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dc.contributor.authorPitt, Brynlynn
dc.contributor.authorDotan, Raffy
dc.contributor.authorMillar, Jordan
dc.contributor.authorLong, Devon
dc.contributor.authorTokuno, Craig
dc.contributor.authorO'Brien, Thomas
dc.date.accessioned2015-07-09T16:54:12Z
dc.date.available2015-07-09T16:54:12Z
dc.date.issued2015-01-15
dc.identifier.issn1439-6319
dc.identifier.other10.1007/s00421-015-3100-5
dc.identifier.urihttp://hdl.handle.net/10464/6944
dc.description.abstractAbstract Background Children have been shown to have higher lactate (LaTh) and ventilatory (VeTh) thresholds than adults, which might be explained by lower levels of type-II motor-unit (MU) recruitment. However, the electromyographic threshold (EMGTh), regarded as indicating the onset of accelerated type-II MU recruitment, has been investigated only in adults. Purpose To compare the relative exercise intensity at which the EMGTh occurs in boys versus men. Methods Participants were 21 men (23.4 ± 4.1 years) and 23 boys (11.1 ± 1.1 years), with similar habitual physical activity and peak oxygen consumption (VO2pk) (49.7 ± 5.5 vs. 50.1 ± 7.4 ml kg−1 min−1, respectively). Ramped cycle ergometry was conducted to volitional exhaustion with surface EMG recorded from the right and left vastus lateralis muscles throughout the test (~10 min). The composite right–left EMG root mean square (EMGRMS) was then calculated per pedal revolution. The EMGTh was then determined as the exercise intensity at the point of least residual sum of squares for any two regression line divisions of the EMGRMS plot. Results EMGTh was detected in 20/21 of the men (95.2 %) and only in 18/23 of the boys (78.3 %). The boys’ EMGTh was significantly higher than the men’s (86.4 ± 9.6 vs. 79.7 ± 10.0 % of peak power output at exhaustion; p < 0.05). The pattern was similar when EMGTh was expressed as percentage of VO2pk. Conclusions The boys’ higher EMGTh suggests delayed and hence lesser utilization of type-II MUs in progressive exercise, compared with men. The boys–men EMGTh differences were of similar magnitude as those shown for LaTh and VeTh, further suggesting a common underlying factor.en_US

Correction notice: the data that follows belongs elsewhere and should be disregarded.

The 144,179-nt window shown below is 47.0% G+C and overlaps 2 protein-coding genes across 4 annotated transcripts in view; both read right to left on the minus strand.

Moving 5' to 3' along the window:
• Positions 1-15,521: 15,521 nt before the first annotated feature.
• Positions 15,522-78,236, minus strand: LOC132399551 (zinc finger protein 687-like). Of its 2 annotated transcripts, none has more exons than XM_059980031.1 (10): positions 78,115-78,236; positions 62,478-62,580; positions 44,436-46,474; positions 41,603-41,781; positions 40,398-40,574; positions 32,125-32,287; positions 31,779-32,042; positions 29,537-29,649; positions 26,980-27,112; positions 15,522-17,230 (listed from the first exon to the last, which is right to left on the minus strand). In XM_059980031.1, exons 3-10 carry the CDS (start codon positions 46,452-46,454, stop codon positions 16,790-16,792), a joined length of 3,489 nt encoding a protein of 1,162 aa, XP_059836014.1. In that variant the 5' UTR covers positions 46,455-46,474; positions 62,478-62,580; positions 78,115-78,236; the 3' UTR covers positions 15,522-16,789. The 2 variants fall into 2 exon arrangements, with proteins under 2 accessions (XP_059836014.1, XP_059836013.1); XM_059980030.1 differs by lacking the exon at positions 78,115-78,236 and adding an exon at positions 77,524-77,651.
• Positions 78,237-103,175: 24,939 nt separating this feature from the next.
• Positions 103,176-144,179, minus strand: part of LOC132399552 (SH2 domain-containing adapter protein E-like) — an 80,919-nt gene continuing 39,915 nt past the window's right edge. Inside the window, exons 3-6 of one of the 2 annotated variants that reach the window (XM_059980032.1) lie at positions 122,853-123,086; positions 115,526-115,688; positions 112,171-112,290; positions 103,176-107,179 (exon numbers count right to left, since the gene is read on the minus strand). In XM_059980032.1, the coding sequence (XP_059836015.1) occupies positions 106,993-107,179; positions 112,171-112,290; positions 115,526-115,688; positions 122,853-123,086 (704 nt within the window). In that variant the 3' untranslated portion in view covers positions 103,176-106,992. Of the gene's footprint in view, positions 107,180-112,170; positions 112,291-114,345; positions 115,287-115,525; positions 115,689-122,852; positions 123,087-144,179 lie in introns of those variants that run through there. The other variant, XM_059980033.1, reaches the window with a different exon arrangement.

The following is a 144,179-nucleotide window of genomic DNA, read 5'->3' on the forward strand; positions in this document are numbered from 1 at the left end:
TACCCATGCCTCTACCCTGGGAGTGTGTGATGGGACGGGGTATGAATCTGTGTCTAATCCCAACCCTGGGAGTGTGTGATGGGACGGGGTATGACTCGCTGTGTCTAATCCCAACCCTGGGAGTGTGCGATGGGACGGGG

dc.language.isoenen_US
dc.publisherSpringeren_US
dc.subjectChildrenen_US
dc.subjectExerciseen_US
dc.subjectMotor unit activationen_US
dc.titleThe electromyographic threshold in boys and menen_US
dc.typeArticleen_US


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